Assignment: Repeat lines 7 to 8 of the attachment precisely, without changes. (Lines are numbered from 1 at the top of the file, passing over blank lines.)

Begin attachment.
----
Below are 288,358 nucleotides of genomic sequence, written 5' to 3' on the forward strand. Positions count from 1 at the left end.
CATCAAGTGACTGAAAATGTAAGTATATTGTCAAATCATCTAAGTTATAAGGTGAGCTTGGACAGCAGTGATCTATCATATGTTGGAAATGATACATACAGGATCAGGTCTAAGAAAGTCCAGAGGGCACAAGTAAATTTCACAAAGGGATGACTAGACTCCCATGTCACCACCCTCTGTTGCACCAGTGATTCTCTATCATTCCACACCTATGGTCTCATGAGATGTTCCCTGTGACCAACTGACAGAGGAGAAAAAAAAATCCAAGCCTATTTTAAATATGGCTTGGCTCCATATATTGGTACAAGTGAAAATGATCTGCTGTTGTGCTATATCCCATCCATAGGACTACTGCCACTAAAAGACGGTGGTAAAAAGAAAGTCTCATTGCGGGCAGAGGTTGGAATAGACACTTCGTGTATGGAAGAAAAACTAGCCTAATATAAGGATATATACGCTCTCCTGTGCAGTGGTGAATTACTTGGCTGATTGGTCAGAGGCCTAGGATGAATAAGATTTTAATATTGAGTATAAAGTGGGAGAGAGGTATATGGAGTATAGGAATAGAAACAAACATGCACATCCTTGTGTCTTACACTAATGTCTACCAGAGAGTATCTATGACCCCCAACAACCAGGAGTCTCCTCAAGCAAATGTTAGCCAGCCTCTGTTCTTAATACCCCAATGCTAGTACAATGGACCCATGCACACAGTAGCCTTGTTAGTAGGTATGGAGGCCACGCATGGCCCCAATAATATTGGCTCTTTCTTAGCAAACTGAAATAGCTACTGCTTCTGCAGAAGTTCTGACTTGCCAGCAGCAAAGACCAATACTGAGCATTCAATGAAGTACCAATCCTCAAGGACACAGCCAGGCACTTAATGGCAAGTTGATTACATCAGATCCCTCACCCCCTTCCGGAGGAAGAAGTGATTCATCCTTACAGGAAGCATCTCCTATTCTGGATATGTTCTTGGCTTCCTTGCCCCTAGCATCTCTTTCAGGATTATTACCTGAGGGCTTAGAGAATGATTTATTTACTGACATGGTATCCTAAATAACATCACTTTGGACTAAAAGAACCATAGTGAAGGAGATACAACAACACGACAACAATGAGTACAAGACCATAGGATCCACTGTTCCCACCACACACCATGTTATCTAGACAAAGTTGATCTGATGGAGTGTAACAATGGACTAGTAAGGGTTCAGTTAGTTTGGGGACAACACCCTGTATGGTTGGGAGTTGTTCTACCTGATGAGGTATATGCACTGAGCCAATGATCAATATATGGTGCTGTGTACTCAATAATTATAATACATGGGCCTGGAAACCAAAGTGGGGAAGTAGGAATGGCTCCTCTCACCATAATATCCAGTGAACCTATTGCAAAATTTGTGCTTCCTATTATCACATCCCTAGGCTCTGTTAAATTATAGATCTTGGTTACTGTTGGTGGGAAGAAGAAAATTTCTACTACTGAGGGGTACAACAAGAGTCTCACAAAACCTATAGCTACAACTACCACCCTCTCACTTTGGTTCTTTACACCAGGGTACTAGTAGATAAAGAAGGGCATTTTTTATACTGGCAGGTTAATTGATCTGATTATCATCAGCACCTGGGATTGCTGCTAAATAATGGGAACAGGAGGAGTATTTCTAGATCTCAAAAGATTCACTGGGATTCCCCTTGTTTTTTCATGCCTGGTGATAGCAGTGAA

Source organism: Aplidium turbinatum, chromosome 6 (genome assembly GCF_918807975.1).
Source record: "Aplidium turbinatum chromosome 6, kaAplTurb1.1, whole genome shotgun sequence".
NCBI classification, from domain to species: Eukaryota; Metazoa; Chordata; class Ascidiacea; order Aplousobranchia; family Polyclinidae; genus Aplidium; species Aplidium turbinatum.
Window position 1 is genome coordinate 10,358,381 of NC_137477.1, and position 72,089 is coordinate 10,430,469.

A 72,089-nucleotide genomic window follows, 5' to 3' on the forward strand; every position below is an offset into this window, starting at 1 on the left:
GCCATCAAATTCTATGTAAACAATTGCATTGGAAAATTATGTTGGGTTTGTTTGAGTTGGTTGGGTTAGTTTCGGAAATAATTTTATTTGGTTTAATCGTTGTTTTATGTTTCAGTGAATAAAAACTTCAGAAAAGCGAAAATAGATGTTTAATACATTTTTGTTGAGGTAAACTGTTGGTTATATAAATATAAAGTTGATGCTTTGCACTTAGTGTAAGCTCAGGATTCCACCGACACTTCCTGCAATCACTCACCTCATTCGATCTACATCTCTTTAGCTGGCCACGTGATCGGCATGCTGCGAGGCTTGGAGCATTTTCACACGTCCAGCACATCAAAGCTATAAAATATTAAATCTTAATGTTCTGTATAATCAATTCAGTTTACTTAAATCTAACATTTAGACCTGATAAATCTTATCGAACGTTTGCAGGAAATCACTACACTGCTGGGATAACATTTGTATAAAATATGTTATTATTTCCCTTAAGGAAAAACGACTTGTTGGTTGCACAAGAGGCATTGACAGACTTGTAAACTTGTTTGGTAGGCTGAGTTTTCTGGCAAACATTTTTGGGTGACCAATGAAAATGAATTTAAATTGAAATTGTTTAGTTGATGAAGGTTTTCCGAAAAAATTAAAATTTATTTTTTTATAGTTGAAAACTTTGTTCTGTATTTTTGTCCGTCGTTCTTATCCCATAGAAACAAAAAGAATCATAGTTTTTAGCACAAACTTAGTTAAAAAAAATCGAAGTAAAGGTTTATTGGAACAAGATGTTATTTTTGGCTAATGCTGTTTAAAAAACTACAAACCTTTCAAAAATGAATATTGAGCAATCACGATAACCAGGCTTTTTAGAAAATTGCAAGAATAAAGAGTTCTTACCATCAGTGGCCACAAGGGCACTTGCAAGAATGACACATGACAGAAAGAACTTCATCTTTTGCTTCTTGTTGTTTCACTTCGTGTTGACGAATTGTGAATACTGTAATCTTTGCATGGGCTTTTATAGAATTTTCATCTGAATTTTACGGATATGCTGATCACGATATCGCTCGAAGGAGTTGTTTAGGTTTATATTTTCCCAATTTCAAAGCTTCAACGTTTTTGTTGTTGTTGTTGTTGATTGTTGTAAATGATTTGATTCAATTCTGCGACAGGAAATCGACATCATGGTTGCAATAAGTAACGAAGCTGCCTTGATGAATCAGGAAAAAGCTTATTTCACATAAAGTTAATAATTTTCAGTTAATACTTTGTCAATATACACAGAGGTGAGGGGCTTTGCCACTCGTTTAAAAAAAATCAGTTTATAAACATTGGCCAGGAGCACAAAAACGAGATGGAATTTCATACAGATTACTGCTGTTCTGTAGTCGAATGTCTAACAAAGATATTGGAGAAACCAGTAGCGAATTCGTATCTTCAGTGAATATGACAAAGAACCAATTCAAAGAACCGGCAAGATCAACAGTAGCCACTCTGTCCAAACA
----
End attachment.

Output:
A 72,089-nucleotide genomic window follows, 5' to 3' on the forward strand; every position below is an offset into this window, starting at 1 on the left:
GCCATCAAATTCTATGTAAACAATTGCATTGGAAAATTATGTTGGGTTTGTTTGAGTTGGTTGGGTTAGTTTCGGAAATAATTTTATTTGGTTTAATCGTTGTTTTATGTTTCAGTGAATAAAAACTTCAGAAAAGCGAAAATAGATGTTTAATACATTTTTGTTGAGGTAAACTGTTGGTTATATAAATATAAAGTTGATGCTTTGCACTTAGTGTAAGCTCAGGATTCCACCGACACTTCCTGCAATCACTCACCTCATTCGATCTACATCTCTTTAGCTGGCCACGTGATCGGCATGCTGCGAGGCTTGGAGCATTTTCACACGTCCAGCACATCAAAGCTATAAAATATTAAATCTTAATGTTCTGTATAATCAATTCAGTTTACTTAAATCTAACATTTAGACCTGATAAATCTTATCGAACGTTTGCAGGAAATCACTACACTGCTGGGATAACATTTGTATAAAATATGTTATTATTTCCCTTAAGGAAAAACGACTTGTTGGTTGCACAAGAGGCATTGACAGACTTGTAAACTTGTTTGGTAGGCTGAGTTTTCTGGCAAACATTTTTGGGTGACCAATGAAAATGAATTTAAATTGAAATTGTTTAGTTGATGAAGGTTTTCCGAAAAAATTAAAATTTATTTTTTTATAGTTGAAAACTTTGTTCTGTATTTTTGTCCGTCGTTCTTATCCCATAGAAACAAAAAGAATCATAGTTTTTAGCACAAACTTAGTTAAAAAAAATCGAAGTAAAGGTTTATTGGAACAAGATGTTATTTTTGGCTAATGCTGTTTAAAAAACTACAAACCTTTCAAAAATGAATATTGAGCAATCACGATAACCAGGCTTTTTAGAAAATTGCAAGAATAAAGAGTTCTTACCATCAGTGGCCACAAGGGCACTTGCAAGAATGACACATGACAGAAAGAACTTCATCTTTTGCTTCTTGTTGTTTCACTTCGTGTTGACGAATTGTGAATACTGTAATCTTTGCATGGGCTTTTATAGAATTTTCATCTGAATTTTACGGATATGCTGATCACGATATCGCTCGAAGGAGTTGTTTAGGTTTATATTTTCCCAATTTCAAAGCTTCAACGTTTTTGTTGTTGTTGTTGTTGATTGTTGTAAATGATTTGATTCAATTCTGCGACAGGAAATCGACATCATGGTTGCAATAAGTAACGAAGCTGCCTTGATGAATCAGGAAAAAGCTTATTTCACATAAAGTTAATAATTTTCAGTTAATACTTTGTCAATATACACAGAGGTGAGGGGCTTTGCCACTCGTTTAAAAAAAATCAGTTTATAAACATTGGCCAGGAGCACAAAAACGAGATGGAATTTCATACAGATTACTGCTGTTCTGTAGTCGAATGTCTAACAAAGATATTGGAGAAACCAGTAGCGAATTCGTATCTTCAGTGAATATGACAAAGAACCAATTCAAAGAACCGGCAAGATCAACAGTAGCCACTCTGTCCAAACA